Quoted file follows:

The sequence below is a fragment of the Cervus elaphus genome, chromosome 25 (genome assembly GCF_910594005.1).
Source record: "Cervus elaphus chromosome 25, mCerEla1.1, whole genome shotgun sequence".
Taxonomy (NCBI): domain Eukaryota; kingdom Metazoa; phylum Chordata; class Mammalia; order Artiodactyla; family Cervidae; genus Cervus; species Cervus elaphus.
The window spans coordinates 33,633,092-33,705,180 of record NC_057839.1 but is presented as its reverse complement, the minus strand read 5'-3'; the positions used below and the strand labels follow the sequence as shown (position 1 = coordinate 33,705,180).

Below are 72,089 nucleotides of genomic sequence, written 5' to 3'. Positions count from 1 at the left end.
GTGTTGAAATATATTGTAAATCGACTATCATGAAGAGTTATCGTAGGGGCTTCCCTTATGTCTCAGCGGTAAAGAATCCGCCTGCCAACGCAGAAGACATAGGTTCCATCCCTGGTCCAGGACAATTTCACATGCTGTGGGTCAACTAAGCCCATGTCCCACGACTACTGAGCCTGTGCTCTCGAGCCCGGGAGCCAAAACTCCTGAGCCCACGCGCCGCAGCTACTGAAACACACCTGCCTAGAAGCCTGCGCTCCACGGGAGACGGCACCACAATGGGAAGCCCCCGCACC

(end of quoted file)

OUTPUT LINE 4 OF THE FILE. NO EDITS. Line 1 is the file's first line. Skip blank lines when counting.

The window spans coordinates 33,633,092-33,705,180 of record NC_057839.1 but is presented as its reverse complement, the minus strand read 5'-3'; the positions used below and the strand labels follow the sequence as shown (position 1 = coordinate 33,705,180).